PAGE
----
Grayson, R. (1995). Effects of attitude accessibility of summer camp directors on their program and its relation to capacity, fees, years as a director, year in the industry, and standing of the camp. Unpublished paper, Claremont Graduate School, Claremont, CA.
A call for more research
Organized camping will only improve with increased knowledge. Research that provides information that could benefit the camp field is of great importance. Partnerships might be developed between several camps for joint research; between university members and staff; or might include the American Camping Association national office, camp staff, and commercial vendors.
As with all research, it is also important that follow-up studies be conducted to confirm or refute single report findings. Camp directors, leisure services professionals, those in higher education, and others involved in the camp field are encouraged to engage in camp-related research and submit results to be shared in this Research Column. Please contact Deb Jordan for assistance in establishing research partnerships or beginning a research agenda.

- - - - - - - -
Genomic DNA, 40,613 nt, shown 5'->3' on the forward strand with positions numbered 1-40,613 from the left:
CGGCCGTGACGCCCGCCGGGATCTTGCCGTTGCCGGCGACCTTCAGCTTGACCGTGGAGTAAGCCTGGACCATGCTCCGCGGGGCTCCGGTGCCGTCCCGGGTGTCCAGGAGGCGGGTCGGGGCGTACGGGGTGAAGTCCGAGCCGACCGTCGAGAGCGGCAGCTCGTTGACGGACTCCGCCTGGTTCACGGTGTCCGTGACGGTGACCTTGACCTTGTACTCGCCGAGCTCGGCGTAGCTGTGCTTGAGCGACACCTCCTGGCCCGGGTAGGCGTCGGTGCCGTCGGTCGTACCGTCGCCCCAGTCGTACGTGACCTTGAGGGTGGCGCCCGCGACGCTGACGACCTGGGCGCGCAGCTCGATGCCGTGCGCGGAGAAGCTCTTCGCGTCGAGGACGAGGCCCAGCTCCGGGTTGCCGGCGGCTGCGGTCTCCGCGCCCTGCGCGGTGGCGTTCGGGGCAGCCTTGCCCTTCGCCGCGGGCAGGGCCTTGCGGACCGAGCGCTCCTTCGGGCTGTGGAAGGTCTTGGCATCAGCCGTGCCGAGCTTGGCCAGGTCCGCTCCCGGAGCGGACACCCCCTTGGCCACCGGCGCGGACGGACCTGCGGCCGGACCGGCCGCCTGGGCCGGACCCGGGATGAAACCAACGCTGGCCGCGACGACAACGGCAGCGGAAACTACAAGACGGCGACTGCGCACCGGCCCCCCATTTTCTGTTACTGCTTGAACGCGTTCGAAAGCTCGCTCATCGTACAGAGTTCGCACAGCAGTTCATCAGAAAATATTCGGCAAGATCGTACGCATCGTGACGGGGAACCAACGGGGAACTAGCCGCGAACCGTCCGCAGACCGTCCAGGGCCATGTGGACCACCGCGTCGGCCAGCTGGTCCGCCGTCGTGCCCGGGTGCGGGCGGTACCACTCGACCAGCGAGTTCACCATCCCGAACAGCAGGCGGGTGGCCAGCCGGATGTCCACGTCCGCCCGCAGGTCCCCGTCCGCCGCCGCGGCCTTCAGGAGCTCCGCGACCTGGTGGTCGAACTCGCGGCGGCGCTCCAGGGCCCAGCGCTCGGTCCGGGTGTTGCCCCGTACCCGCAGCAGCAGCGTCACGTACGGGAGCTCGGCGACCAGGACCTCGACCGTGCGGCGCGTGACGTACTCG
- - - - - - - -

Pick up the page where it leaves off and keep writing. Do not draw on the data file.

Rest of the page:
Deb Jordan, Re.D, is an associate professor of leisure services at the University of Northern Iowa. Send your letters and one-page summaries of research related to camp to: Research Notes, c/o Dr. Deb Jordan, Leisure Services Division, 203 East Gym, University of Northern Iowa, Cedar Falls, IA 50614-0161. Note: Only research completed within the past two years will be considered for review.
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|Author:||Jordan, Debra J.|
|Date:||Sep 1, 1995|